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This stage starts gently but soon becomes tougher as it ascends to the border with Galicia. This is where we say goodbye to Asturias and begin our journey across Galicia towards Santiago de Compostela. This is a long day but full of interesting encounters with people and places along the way. The change of region is also noticeable in the markings and villages the route goes through.
This stage has highs and lows, reaching 1,041 m above sea level (3,415 ft) and droping to 209 m (686 ft). The route goes past a wind farm on the tops and crosses over the dam that holds the water of the Salime Reservoir. Some spectacular views and changing countryside make this stage one to remember.
This stage has two route options: the High Road or the Low Road, otherwise known as Hospitales or Pola de Allande. One deciding factor might be the weather as the higher route is quite exposed. On the other hand, the lower route means more distance (17.9 km as opposed to 15 km). The recommendation is for the Hospitales route as it appears more authentic and has less tarmac to cover.
The day starts with a climb even though Tineo is already perched over the Villar valley. The route takes us along the southern flank of the Pico Navariego, staying high above the valley and the road below, finally dropping down to Obona and then a fairly flat stroll all the way to Borres.
This stage is a bit shorter than the two previous stages and only has a gentle climb at the start. At the beginning, the route follows the river Nonaya and borders the Sierra de Bodenaya. After crossing the river Casandrasín, our journey takes us along the valley with the Sierra de Tineo up to our right. Plenty to see and a few villages to explore, just hope the rain stays off.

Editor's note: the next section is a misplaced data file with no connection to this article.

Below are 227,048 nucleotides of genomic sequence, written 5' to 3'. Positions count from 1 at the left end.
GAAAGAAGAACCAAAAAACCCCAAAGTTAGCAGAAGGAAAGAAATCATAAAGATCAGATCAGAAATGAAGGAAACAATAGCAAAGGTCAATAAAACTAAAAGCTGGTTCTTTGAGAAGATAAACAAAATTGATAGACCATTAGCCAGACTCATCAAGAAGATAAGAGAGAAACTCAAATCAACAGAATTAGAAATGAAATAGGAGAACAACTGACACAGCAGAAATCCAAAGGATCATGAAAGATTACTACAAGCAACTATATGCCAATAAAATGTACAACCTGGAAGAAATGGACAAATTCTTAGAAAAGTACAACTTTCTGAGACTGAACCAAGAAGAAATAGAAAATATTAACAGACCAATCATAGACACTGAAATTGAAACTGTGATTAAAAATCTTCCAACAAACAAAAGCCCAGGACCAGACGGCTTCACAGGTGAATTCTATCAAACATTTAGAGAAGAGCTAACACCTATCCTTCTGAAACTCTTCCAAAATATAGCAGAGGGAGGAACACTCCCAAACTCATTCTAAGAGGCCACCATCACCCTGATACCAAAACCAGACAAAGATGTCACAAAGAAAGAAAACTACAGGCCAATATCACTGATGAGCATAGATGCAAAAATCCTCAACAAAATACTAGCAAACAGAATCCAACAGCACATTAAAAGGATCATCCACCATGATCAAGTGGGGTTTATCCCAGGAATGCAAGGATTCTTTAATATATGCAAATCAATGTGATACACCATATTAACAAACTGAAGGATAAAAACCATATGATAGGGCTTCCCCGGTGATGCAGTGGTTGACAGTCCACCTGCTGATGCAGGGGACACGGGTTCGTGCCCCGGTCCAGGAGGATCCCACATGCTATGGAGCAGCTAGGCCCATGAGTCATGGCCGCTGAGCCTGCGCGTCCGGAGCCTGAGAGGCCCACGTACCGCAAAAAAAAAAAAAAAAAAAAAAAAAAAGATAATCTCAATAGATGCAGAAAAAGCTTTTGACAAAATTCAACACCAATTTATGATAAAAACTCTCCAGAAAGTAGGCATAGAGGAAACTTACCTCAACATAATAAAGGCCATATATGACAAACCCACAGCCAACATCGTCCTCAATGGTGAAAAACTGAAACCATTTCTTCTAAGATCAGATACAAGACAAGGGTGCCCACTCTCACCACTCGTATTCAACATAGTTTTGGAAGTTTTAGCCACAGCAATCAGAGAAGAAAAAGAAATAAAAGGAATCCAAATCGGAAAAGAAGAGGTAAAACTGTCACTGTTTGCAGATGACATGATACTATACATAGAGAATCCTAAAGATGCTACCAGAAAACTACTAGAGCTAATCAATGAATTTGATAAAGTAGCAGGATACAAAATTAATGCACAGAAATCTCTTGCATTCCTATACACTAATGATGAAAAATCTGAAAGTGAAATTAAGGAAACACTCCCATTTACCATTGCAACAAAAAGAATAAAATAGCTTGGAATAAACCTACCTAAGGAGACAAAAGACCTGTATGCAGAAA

This stage follows the motorway and a couple of rivers. There's plenty rural scenery, some ups and downs, tracks through woods, small villages, past ancient monasteries and plenty of hórreos.
The Camino Primitivo is the Camino de Santiago that goes from Oviedo to Santiago de Compostela through the regions of Asturias and Galicia. It owes its origin to the pilgrimage of King Alfonso II of Asturias in the 9th century, the first of the routes to Santiago de Compostela (hence the name "Primitivo"). Other routes have developed over the centuries but this one holds a certain timeless magic.
Apart from the section going out from Oviedo, the route for the most part goes along paths and roads that lead through pleasant rural scenery, with frequent ups and downs, tracks through woods, meadows and small villages.
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